By Ellen Nakashima and Sam Diaz
Washington Post Staff Writers
Friday, March 23, 2007
A federal judge in Philadelphia yesterday ruled against a 1998 U.S. law that makes it a crime for operators of Internet sites to let anyone under 17 have access to sexual material, rebuffing the government's argument that software filters are ineffective and upholding earlier rulings that the law infringed on free-speech rights.
In a detailed decision, Senior U.S. District Judge Lowell Reed Jr. found that the Child Online Protection Act would not be effective in protecting children from online pornography, and that parents could shield their children by using software filters and other, less restrictive means that do not curtail adults' rights to free speech.
The case has touched off battles over several major issues, including the government's role in keeping minors safe online and the limits of free speech for commercial Web sites. Last year, the case sparked another debate after the government tried to subpoena the records of the major Internet search engines so it could perform a test in support of its argument about filters, raising concerns about individuals' privacy on the Internet.
Government attorneys are reviewing the decision and have not decided whether to appeal, Justice Department spokesman Charles Miller said.
The law was blocked from taking effect in 1998, and a number of courts since then, including the Supreme Court, have upheld the injunction. Reed's ruling comes after a four-week trial last October.
"Perhaps we do the minors of this country harm if First Amendment protections, which they will with age inherit fully, are chipped away in the name of their protection," Reed said in issuing the permanent injunction, noting his "personal regret" at having to reject an attempt to protect children from harmful material.
The American Civil Liberties Union, which sued on behalf of a diverse group of Web site operators, claimed another victory. "The courts have ruled, once again, that speech on the Internet is protected," ACLU Executive Director Anthony D. Romero said. In 1997, the Supreme Court ruled in the ACLU's favor in a landmark case protecting speech on the Internet.
The Child Online Protection Act set fines of up to $50,000 a day and up to six months in prison for anyone who posts sexual material for commercial purposes "that is harmful to minors." It would have required age verification through a credit card number or other proof of age.
The crux of Reed's argument is that there is no effective way for a Web site owner to screen out minors, and to avoid risk of criminal penalties, the sites would self-censor. Free speech advocates say that could result in a loss of appropriate and valuable content for adults, including information about safe sex or art galleries with modern photography.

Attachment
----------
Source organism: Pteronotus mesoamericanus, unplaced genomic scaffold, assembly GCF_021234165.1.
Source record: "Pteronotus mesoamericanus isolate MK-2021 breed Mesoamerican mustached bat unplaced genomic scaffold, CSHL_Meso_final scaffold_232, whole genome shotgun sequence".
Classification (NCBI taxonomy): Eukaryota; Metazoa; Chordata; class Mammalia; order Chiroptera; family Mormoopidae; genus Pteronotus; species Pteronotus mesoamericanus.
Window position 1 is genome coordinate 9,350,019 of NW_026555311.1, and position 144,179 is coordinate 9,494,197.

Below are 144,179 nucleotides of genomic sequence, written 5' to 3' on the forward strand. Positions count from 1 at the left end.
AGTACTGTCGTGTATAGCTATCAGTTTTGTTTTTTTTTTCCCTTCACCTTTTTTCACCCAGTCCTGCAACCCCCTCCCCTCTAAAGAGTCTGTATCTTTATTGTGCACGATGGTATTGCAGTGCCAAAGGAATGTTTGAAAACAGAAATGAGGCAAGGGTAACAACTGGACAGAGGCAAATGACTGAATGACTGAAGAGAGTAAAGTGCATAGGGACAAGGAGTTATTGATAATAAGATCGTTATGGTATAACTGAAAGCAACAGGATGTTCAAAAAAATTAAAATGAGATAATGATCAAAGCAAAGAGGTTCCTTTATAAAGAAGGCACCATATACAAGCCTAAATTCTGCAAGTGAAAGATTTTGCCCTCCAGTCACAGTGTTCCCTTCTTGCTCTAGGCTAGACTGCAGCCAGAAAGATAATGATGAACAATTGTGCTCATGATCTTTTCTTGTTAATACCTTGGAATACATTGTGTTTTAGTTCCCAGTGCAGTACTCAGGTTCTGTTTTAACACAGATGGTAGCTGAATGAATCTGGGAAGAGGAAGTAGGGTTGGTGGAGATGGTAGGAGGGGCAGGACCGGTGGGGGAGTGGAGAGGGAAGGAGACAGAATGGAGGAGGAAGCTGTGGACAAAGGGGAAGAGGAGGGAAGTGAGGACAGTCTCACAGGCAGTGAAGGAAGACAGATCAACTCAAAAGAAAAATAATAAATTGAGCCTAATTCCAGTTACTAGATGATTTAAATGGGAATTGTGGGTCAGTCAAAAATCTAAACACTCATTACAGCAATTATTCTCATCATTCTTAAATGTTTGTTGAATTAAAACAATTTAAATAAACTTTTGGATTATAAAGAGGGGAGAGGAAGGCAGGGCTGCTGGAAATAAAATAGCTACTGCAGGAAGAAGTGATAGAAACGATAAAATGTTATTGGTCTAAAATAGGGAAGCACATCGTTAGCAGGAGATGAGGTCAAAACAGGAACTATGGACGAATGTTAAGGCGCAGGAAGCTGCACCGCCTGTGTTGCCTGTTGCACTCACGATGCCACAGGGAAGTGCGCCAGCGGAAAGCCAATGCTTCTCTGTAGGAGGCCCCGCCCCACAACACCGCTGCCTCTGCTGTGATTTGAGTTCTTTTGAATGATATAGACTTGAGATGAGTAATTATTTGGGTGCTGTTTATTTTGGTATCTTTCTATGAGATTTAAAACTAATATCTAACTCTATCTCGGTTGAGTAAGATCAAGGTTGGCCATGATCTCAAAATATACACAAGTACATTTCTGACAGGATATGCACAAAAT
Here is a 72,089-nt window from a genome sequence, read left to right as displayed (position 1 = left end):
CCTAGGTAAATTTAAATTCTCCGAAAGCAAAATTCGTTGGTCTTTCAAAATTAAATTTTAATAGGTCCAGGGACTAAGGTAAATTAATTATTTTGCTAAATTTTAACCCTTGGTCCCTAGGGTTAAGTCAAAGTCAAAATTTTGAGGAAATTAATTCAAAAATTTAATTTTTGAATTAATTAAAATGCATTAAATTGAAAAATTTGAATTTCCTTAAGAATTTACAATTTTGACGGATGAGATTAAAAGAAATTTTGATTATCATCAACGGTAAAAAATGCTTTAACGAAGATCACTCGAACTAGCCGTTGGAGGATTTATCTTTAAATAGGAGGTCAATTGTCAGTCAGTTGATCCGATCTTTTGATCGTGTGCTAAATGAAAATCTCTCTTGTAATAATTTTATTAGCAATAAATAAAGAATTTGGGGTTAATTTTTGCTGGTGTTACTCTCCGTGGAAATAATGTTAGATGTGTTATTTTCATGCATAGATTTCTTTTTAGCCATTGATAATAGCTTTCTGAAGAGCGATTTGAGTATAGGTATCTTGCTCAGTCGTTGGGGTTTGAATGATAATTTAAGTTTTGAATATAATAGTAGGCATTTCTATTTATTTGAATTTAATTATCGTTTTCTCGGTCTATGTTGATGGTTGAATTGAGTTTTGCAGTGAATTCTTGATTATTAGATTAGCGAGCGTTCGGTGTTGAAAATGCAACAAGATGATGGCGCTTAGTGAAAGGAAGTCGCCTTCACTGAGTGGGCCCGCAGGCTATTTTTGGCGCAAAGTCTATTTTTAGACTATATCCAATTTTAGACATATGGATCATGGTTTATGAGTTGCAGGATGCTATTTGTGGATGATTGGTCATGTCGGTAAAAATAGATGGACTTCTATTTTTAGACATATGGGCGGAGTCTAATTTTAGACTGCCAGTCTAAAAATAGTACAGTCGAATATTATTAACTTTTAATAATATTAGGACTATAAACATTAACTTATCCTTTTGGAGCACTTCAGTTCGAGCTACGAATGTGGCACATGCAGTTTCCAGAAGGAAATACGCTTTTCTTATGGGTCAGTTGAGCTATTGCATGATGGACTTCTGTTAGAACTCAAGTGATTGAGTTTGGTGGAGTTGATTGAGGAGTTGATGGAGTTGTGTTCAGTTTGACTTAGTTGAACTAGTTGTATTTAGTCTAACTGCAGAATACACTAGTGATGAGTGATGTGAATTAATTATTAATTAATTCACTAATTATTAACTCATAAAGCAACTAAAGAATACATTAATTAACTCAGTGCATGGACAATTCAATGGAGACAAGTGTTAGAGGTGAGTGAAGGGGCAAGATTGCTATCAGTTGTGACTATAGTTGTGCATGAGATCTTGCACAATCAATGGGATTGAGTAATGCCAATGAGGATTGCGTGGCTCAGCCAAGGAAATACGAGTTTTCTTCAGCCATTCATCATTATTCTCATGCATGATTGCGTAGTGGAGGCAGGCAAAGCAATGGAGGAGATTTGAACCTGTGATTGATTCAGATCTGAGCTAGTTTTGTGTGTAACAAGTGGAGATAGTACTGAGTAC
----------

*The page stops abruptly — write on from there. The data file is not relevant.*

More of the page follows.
"Had the decision gone the other way," ACLU staff attorney Chris Hansen said, "the Web would have had to dumb down. It would have made the entire Web homogeneous and bland so that a 6-year-old could read everything on the Web without anyone objecting."
Supporters of the law called the decision "a tragedy." Marsali Hancock, president of the Internet Keep Safe Coalition, a national group made up of governors, attorneys general and child advocates, said: "Every family has a challenge to help their children get the best from technology. Today's decision makes that harder. It's a very sad day as far as children and the Internet."
Reed's ruling reflects dramatic changes in the Internet and technology since the law was passed. He found that, today, a little more than 1 percent of all Web pages are sexually explicit. Of those pages, he said, a "substantial number," about 50 percent, originate overseas. The law would not cover those.
The judge examined in detail the effectiveness of filtering technology, noting that a variety of products exist that allow parents to customize blocking patterns to ensure that each child sees only the content the parent wants that child to see. Reed said that filters were widely available and often offered free by service providers. He noted that even the government's own expert witness concluded that software filters are effective, the vast majority blocking at least 95 percent of sexually explicit Web pages.
Reed criticized the law as overly broad and vague. He found that setting up credit card or payment systems as a way to keep minors out would impose a financial burden on site owners, and that requiring users to go through an age verification process would lead to a "distinct loss of personal privacy."
While agreeing with Reed that filtering software is effective in blocking access to questionable Web sites, Aaron Kenny, co-founder and chief technology officer of SafeBrowse, which makes a filter called Safe Eyes, said it is difficult for the government to keep up with technology. "It's not in the cutting edge of where the Internet is," he said.
He noted that Instant Messaging services, for instance, now include voice communications, webcam video conferencing and IM file sharing. "The capabilities to intercept video and those sort of things is a technology that really hasn't come around yet," Kenny said. "In the end, it always comes down to the parent to protect their children."
Reed's ruling, said John Morris, staff counsel with the Center for Democracy & Technology, endorses the idea that the best safeguard is "a combination of educating kids, parental supervision and the use of filtering technology."
"I'm stoked," said plaintiff Aaron Peckham, 26, a Silicon Valley software engineer who founded the Web site UrbanDictionary.com. "I would have been scared if a law like that had been in place."
Staff researcher Richard Drezen contributed to this report.